A student from Quebec, Canada, has stumbled on the find of a lifetime at the shockingly young age of 15: a long-missing Mayan city, tracked down using star maps. William Gadoury was following a theory that star-obsessed Mayans built towns in layouts that aligned with their constellations, arranging cities below along the same lines as stars above. Looking at star maps, he found a set of three cities where one, he theorized, was missing (two parts of a three-star constellation). He began exploring satellite images of the area in the Yucatan jungle, coming eventually across what appear to be large man-made shapes visible under the forest cover.
Canadian Space Agency scientist Daniel De Lisle, who has worked with satellite images for over 20 years, said the city was likely lost because the jungle is dense in that location. De Lisle said, “There are linear features that would suggest there is something underneath that big canopy. There are enough items to suggest it could be a man-made structure.” Geography professor Dr. Armand La Rocque agreed, with the assessment, suggesting the unnatural square shape may be the base of a pyramid, and pointing out adjacent lines that seem to show a street network.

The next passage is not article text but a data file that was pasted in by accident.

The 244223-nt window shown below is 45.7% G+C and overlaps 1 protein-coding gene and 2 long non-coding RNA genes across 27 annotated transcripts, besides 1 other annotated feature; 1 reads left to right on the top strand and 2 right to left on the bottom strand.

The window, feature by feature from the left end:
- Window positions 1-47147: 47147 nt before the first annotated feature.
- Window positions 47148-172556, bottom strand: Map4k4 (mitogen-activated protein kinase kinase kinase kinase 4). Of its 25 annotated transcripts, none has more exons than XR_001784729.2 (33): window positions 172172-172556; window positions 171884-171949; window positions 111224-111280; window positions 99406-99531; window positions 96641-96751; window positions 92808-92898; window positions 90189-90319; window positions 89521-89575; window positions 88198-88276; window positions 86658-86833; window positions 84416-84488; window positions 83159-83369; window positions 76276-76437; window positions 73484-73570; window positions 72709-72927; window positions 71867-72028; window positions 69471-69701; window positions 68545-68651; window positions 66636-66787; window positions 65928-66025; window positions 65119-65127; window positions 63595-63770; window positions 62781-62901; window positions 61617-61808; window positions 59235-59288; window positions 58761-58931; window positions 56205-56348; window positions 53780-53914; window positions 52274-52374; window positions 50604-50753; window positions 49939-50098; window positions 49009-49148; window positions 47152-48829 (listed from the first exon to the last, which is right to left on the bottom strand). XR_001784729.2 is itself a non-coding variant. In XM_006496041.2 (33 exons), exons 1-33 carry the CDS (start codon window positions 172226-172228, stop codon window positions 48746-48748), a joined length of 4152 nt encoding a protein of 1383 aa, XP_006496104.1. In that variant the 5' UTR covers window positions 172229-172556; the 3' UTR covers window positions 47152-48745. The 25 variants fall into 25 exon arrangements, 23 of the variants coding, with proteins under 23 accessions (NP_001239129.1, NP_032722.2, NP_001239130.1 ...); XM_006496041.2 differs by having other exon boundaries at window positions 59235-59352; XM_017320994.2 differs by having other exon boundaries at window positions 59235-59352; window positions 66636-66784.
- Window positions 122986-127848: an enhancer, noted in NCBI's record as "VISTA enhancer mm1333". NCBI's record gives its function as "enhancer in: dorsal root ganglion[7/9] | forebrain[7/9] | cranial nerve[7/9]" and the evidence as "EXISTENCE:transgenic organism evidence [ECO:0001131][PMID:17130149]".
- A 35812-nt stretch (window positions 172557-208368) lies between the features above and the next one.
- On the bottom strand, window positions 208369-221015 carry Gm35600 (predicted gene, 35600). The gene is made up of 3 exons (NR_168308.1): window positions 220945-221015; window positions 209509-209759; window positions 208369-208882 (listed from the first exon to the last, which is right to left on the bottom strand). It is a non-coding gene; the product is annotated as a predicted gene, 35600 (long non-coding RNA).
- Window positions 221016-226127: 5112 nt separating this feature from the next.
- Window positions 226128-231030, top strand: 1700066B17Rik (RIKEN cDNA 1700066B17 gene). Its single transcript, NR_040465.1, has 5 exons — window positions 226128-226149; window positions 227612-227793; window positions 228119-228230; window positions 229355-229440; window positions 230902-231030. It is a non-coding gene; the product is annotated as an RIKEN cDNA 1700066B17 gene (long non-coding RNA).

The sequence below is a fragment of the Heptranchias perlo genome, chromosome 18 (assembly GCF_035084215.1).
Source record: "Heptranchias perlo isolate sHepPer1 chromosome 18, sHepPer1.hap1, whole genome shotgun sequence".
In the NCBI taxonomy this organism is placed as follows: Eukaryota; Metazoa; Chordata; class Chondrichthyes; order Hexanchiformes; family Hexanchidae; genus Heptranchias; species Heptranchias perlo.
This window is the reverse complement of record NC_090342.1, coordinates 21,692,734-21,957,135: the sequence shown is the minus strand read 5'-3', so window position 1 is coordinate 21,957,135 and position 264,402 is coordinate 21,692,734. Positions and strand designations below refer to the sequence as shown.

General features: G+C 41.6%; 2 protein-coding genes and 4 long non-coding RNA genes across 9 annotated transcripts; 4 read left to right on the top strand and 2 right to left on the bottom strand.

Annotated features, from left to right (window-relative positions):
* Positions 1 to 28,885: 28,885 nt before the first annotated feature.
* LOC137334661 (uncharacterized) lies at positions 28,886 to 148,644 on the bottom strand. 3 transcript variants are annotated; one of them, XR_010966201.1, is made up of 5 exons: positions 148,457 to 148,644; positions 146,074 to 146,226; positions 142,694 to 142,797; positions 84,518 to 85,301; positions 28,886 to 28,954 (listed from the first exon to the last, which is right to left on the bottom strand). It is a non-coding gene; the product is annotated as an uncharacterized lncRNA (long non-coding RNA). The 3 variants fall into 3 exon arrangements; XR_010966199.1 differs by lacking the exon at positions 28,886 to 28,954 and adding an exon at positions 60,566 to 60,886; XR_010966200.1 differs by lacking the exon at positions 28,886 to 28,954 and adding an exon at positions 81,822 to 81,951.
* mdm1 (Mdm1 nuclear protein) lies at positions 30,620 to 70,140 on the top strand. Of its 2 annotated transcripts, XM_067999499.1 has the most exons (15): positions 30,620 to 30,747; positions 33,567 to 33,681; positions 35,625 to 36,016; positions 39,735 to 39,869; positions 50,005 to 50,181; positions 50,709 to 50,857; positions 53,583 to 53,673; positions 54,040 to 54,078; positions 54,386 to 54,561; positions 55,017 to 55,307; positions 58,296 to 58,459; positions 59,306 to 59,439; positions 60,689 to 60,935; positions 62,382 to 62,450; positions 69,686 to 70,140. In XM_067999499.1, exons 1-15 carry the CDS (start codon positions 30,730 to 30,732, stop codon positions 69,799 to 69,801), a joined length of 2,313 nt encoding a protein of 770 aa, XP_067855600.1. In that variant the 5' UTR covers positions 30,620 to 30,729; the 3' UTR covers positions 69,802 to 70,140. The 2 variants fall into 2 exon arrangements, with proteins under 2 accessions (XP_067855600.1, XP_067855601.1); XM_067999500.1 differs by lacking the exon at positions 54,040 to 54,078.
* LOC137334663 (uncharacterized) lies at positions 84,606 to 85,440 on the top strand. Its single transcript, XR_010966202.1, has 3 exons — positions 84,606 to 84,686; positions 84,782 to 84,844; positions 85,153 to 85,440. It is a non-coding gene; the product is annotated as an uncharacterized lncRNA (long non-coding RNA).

Gadoury, as its discoverer, is calling the city K’aak Chi, which translates to Mouth of Fire. A scientific journey will publish his findings. Sooner or later, it is expected that archaeologists will travel to the location he identified to see what the shapes are up close, and perhaps discover a few more answers about the mysterious ancient civilization and how they positioned their cities.